More research is needed on how climate change affects infectious diseases
New York, NY, June 30, 2016 – It is time we act proactively to minimize the effect of climate change on our health, say the researchers behind a new review published in Environment International. To do this, more cross-disciplinary collaboration is needed to predict how climate change will alter the outbreak and spread of infectious diseases.
The review, carried out by researchers from Texas State University, USA and Tsinghua University, China, won Elsevier's Atlas Award for May 2016.
The researchers identified three main ways climate change can affect disease: by impacting the pathogen, vector or host, and the spread of the disease. For example, when a mosquito (the vector) feeds from a human (host) who is infected with the Zika virus (the pathogen), the mosquito becomes infected and can spread the virus to another human by subsequently feeding from them.
"We need to increase our understanding of the impact of climate change and extreme weather events on infectious diseases," said one of the study's corresponding authors Dr. Yongmei Lu, Professor of Geography at Texas State University, USA. "With our current knowledge, it is difficult to predict and prevent outbreaks."
For the review, the team selected scientific literature using three sets of search terms: pathogen, host and transmission of infectious diseases; weather- and climate-related keywords; and certain disease names. They identified 131 peer-reviewed articles and government reports published between 1990 and 2015.
Figures from the European Environment Agency (EEA) show the global average temperature increased by 0.74?C in the 20th century, and the Intergovernmental Panel on Climate Change (IPCC) has predicted a further increase of between 1.5?C and 5.8?C in the 21st century. Such significant changes in temperature and weather can cause heat waves, floods and droughts, as well as change the spread of diseases.
The researchers give three main recommendations for future research. First, we need to increase our understanding of the cause and effect climate change will have on infectious diseases by carrying out more scientific studies. Second, we need to better predict how climate change will change the spread of diseases across space and time. And third, we need to set up local warning systems for the health effects of climate change.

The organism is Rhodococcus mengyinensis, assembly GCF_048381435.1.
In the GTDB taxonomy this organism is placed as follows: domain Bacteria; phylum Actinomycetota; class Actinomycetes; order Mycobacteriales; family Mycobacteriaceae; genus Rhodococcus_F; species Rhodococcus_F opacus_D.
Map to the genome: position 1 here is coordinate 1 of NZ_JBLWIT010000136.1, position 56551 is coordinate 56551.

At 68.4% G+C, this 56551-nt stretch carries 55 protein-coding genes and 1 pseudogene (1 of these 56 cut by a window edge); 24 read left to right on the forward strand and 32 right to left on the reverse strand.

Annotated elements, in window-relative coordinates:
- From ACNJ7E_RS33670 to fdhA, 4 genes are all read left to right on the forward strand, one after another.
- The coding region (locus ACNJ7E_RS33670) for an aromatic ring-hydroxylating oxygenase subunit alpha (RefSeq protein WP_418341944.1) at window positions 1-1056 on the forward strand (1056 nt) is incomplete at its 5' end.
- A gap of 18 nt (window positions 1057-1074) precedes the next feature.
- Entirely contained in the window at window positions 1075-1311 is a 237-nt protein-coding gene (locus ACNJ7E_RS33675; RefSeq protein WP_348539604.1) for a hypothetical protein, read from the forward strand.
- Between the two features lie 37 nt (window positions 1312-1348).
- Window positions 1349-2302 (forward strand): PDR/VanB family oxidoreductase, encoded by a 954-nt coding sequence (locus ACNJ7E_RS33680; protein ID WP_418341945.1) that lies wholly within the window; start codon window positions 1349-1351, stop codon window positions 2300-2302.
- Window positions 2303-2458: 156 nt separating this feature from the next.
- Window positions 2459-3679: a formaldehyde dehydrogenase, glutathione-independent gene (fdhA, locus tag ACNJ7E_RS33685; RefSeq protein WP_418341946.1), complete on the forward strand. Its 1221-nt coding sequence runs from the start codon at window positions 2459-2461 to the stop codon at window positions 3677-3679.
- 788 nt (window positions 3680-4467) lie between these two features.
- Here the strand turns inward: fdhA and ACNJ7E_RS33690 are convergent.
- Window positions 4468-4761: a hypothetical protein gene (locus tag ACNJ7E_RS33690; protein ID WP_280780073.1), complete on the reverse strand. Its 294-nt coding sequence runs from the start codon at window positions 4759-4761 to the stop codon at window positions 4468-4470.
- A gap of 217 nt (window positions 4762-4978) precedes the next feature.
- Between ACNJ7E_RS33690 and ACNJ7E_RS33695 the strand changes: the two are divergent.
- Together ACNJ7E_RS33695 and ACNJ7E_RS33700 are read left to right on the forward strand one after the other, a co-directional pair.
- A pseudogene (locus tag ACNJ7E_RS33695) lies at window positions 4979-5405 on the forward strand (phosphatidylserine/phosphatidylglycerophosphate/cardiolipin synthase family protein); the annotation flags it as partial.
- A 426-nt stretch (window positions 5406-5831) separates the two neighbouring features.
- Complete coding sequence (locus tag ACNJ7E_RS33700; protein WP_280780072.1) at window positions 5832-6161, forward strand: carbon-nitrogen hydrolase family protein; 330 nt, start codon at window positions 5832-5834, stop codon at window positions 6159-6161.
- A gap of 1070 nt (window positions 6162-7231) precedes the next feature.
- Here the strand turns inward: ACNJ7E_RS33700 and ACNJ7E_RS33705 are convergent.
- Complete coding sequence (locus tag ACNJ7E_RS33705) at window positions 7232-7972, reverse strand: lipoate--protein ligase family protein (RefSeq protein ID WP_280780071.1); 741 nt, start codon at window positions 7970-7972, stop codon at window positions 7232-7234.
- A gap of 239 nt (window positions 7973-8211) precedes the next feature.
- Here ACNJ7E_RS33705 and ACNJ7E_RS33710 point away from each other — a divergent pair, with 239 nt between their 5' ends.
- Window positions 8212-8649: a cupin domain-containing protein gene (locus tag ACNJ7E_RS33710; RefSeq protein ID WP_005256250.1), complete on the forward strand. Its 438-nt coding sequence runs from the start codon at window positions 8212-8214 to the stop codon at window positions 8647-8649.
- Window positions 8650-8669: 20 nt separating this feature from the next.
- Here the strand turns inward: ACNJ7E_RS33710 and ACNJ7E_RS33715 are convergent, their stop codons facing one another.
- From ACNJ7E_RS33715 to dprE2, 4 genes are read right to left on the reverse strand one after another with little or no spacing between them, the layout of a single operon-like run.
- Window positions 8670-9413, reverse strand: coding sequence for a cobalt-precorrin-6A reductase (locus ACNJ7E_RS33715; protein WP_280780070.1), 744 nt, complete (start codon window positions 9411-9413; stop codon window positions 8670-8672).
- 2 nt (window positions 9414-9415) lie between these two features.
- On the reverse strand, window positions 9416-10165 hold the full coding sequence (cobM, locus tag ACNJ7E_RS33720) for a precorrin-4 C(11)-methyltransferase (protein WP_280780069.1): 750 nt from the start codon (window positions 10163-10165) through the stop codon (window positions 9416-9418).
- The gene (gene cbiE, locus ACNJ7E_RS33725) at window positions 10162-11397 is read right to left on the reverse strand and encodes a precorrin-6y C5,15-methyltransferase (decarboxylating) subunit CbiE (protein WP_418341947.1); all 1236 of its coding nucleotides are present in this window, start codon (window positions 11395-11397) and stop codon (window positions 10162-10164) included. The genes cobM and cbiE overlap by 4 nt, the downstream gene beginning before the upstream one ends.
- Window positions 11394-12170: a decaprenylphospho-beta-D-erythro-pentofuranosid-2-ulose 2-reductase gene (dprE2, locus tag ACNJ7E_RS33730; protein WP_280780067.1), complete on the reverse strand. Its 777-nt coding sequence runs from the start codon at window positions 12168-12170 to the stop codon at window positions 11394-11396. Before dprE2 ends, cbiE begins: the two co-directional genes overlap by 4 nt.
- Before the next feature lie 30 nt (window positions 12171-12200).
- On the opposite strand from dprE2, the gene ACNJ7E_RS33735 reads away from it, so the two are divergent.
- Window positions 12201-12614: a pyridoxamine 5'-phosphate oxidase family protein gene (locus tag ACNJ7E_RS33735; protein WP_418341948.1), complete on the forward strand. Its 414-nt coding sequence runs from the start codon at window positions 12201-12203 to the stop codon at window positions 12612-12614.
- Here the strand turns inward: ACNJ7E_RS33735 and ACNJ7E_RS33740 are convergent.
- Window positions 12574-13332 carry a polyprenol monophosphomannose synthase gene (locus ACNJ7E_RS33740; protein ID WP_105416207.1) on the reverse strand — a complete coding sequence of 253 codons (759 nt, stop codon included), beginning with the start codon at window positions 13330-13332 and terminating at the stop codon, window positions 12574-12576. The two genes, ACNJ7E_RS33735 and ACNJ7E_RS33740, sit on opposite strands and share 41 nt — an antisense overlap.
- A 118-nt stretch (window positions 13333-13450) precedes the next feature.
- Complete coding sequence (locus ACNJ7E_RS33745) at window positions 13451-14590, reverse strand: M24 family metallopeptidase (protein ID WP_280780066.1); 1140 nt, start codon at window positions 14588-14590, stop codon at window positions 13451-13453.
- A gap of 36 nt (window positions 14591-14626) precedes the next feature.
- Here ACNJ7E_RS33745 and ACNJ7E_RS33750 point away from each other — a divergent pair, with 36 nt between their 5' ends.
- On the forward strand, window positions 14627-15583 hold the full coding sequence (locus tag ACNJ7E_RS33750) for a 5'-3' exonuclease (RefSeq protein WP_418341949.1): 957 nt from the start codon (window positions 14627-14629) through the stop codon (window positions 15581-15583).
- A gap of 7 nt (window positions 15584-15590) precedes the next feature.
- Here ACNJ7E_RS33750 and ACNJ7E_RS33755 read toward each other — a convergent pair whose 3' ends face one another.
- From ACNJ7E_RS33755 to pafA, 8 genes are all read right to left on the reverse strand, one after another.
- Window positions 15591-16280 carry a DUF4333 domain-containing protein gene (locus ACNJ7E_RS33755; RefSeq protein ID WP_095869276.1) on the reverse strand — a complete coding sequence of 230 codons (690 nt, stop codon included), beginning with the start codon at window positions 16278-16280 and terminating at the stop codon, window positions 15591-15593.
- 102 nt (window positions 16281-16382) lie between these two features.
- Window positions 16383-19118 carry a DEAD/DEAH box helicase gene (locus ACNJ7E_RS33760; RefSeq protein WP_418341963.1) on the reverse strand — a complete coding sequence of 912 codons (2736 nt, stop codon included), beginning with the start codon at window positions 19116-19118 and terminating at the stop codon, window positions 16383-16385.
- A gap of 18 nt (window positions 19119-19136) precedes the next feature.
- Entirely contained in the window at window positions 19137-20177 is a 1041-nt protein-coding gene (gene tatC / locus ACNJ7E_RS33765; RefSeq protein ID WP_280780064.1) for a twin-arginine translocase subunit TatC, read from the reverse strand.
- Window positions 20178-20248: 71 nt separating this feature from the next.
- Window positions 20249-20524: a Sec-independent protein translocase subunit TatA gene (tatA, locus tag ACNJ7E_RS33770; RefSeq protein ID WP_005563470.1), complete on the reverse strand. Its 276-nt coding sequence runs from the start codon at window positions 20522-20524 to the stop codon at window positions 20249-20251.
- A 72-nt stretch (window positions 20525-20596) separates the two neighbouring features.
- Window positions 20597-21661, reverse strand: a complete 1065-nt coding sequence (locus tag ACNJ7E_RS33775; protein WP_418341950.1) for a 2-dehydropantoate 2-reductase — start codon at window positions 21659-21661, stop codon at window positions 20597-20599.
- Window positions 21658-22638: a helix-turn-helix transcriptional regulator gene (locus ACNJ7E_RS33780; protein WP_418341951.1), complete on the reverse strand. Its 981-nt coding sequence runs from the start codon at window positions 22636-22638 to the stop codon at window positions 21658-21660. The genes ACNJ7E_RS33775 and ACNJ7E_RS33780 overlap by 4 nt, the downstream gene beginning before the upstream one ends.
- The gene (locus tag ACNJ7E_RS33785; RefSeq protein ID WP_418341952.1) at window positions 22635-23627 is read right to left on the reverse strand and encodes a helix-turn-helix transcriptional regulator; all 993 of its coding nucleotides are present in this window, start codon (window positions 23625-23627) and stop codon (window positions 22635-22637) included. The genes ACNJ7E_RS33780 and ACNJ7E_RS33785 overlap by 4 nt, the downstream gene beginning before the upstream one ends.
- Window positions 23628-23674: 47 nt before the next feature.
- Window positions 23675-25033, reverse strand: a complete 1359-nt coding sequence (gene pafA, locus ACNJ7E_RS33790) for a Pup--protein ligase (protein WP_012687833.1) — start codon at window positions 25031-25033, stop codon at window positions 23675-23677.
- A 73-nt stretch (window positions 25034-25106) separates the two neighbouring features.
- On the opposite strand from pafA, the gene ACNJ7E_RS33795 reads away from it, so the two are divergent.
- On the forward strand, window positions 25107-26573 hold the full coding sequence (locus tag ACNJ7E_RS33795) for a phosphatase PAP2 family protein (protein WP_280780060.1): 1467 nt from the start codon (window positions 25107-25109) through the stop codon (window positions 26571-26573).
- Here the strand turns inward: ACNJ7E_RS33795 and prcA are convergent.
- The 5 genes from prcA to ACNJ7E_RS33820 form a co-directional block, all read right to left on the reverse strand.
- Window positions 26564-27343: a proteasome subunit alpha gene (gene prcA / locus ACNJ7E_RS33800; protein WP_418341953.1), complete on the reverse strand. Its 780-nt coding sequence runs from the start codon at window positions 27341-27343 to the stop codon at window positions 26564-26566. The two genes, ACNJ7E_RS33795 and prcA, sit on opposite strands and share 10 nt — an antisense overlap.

"Like resources, money, power and rights, climate change is distributed unevenly and unequally in this world – and so are its impacts. However, it goes beyond political boundaries, and beyond administrative boundaries. It calls for our collective efforts and collaborative wisdom beyond boundaries to reduce and proactively adapt to its impacts," explained Dr. Bing Xu, Professor at Tsinghua University in China.
Notes for editors
The article is "Impact of climate change on human infectious diseases: Empirical evidence and human adaptation," by Xiaoxu Wu, Yongmei Lu, Sen Zhou, Lifan Chen and Bing Xu (doi: 10.1016/j.envint.2015.09.007). It appears in Environment International, volume 86 (2016), published by Elsevier.
Copies of this paper are available to credentialed journalists upon request; please contact Elsevier's Newsroom at [email protected] or +31 20 485 2492.
About Environment International
Environment International publishes research that focuses on the impacts of human activities and the environment on human health. It provides academics, practitioners, regulators and policy makers a platform for sharing and discussing how human activities and the environment are shaping human health, and the impact they'll have in the future. In this way, the journal helps create opportunities to minimize people's health risk and maximize their resilience.
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